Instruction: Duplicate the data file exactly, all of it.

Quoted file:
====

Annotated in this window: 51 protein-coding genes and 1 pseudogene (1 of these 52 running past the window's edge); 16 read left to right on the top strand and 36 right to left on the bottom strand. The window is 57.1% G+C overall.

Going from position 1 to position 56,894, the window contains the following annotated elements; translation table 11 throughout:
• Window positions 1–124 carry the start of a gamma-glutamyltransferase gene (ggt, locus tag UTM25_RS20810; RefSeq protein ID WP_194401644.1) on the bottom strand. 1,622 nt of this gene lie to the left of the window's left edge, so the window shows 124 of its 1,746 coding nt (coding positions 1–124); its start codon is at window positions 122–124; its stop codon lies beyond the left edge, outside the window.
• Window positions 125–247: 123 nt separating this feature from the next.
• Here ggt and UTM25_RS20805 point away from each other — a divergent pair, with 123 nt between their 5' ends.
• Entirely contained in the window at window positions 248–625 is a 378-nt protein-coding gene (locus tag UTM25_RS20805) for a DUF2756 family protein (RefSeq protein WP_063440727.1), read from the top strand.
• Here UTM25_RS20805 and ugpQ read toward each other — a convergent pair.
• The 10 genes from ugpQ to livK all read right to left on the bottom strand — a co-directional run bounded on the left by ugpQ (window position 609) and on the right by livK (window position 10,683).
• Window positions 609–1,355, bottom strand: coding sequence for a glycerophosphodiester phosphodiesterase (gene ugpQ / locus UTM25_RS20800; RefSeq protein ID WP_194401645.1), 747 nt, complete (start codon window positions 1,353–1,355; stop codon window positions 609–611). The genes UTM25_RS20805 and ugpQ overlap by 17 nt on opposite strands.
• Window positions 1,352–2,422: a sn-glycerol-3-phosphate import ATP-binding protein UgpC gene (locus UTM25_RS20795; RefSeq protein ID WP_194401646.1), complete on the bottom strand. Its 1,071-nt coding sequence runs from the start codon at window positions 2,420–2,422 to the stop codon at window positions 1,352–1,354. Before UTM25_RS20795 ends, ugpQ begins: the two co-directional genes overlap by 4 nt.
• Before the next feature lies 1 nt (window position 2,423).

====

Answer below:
Annotated in this window: 51 protein-coding genes and 1 pseudogene (1 of these 52 running past the window's edge); 16 read left to right on the top strand and 36 right to left on the bottom strand. The window is 57.1% G+C overall.

Going from position 1 to position 56,894, the window contains the following annotated elements; translation table 11 throughout:
• Window positions 1–124 carry the start of a gamma-glutamyltransferase gene (ggt, locus tag UTM25_RS20810; RefSeq protein ID WP_194401644.1) on the bottom strand. 1,622 nt of this gene lie to the left of the window's left edge, so the window shows 124 of its 1,746 coding nt (coding positions 1–124); its start codon is at window positions 122–124; its stop codon lies beyond the left edge, outside the window.
• Window positions 125–247: 123 nt separating this feature from the next.
• Here ggt and UTM25_RS20805 point away from each other — a divergent pair, with 123 nt between their 5' ends.
• Entirely contained in the window at window positions 248–625 is a 378-nt protein-coding gene (locus tag UTM25_RS20805) for a DUF2756 family protein (RefSeq protein WP_063440727.1), read from the top strand.
• Here UTM25_RS20805 and ugpQ read toward each other — a convergent pair.
• The 10 genes from ugpQ to livK all read right to left on the bottom strand — a co-directional run bounded on the left by ugpQ (window position 609) and on the right by livK (window position 10,683).
• Window positions 609–1,355, bottom strand: coding sequence for a glycerophosphodiester phosphodiesterase (gene ugpQ / locus UTM25_RS20800; RefSeq protein ID WP_194401645.1), 747 nt, complete (start codon window positions 1,353–1,355; stop codon window positions 609–611). The genes UTM25_RS20805 and ugpQ overlap by 17 nt on opposite strands.
• Window positions 1,352–2,422: a sn-glycerol-3-phosphate import ATP-binding protein UgpC gene (locus UTM25_RS20795; RefSeq protein ID WP_194401646.1), complete on the bottom strand. Its 1,071-nt coding sequence runs from the start codon at window positions 2,420–2,422 to the stop codon at window positions 1,352–1,354. Before UTM25_RS20795 ends, ugpQ begins: the two co-directional genes overlap by 4 nt.
• Before the next feature lies 1 nt (window position 2,423).